Cell Phone Market Also On Lytro’s Radar

Yesterday we wrote that Steve Jobs had been interested in Lytro‘s novel camera technology during the final years of his life. PC World did an interview with Lytro executive chairman Charles Chi, who seems to indicate that Lytro is very open to the idea of partnering with cell phone makers and licensing light field technology to them:

If we were to apply the technology in smartphones, that ecosystem is, of course, very complex, with some very large players there. It’s an industry that’s very different and driven based on operational excellence. For us to compete in there, we’d have to be a very different kind of company. So if we were to enter that space, it would definitely be through a partnership and a codevelopment of the technology, and ultimately some kind of licensing with the appropriate partner.

He also states that Lytro has “the capital to do that, the capability in the company to do that, and… the vision to execute.” If Apple were to form an exclusive partnership with Lytro for its iPhone cameras, light field photography would instantly be adopted by the millions of people who purchase the phones every year. That’d definitely be a huge shift in the way people take pictures.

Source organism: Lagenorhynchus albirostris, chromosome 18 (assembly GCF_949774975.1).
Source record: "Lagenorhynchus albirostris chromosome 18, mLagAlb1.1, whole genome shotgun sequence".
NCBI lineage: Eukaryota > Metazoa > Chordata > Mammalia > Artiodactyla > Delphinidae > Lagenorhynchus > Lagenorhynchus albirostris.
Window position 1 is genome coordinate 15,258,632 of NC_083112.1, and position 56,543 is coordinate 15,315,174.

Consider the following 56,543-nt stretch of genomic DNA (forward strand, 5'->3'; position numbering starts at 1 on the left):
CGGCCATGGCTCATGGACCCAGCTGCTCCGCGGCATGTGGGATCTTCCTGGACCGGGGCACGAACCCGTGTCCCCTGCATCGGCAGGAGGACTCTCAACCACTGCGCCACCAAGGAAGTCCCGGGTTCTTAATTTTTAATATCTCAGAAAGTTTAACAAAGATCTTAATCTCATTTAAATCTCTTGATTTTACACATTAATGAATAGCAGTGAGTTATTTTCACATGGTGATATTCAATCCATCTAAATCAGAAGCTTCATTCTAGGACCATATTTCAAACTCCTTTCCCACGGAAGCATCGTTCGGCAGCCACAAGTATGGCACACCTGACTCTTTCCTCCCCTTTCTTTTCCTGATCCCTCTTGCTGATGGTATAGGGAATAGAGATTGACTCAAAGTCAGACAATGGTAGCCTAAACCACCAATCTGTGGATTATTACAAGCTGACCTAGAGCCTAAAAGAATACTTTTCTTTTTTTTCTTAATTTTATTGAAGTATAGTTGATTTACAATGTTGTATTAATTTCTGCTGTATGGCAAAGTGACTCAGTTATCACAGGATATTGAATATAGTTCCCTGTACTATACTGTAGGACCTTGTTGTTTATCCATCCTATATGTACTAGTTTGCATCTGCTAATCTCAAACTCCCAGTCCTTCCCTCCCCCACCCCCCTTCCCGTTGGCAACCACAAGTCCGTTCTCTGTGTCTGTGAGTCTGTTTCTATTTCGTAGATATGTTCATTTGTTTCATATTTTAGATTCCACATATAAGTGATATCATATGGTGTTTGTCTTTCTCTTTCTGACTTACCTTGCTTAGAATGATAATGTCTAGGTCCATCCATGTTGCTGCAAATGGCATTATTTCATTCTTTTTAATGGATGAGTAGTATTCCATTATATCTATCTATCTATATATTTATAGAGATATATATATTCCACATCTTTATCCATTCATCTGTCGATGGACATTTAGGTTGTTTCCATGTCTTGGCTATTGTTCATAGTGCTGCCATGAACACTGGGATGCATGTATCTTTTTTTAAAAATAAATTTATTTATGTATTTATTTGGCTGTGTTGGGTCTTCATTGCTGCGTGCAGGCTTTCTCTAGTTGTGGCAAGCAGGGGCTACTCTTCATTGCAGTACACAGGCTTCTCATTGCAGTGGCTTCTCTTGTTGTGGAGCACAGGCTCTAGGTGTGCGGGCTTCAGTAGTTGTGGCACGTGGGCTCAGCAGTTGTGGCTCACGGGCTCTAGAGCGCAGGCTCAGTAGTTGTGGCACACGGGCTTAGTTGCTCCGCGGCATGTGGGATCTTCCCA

Q&A: Lytro Exec Charles Chi Talks Light Field, Battery Life, and Licensing (via Engadget)

  • Adam

    Wait up. What exactly does the Lytro bring to photography? How can such a pointless and idiotic gimmick get so much attention and media traction? See, THIS is why I hate bloggers.

  • Eddie

    Actually Adam it seems to me the tech is perfect for a cell phone camera giving you creative control that you don’t have there. the supposed lower output resolution of lytro doesn’t matter on a platform that is primarily target at sharing on the web.
    It’s an idea that has existed for a long time (see plenoptic cameras v- early work goes back to 1992)
    I doubt they will mean the death of more conventional cameras but they could have their place (cell phones are already the most used cameras on the planet)
    If it came on the next phone i bought and worked well then I’d likely use it (but it wouldn’t replace any of the 13 or so other cameras i already use)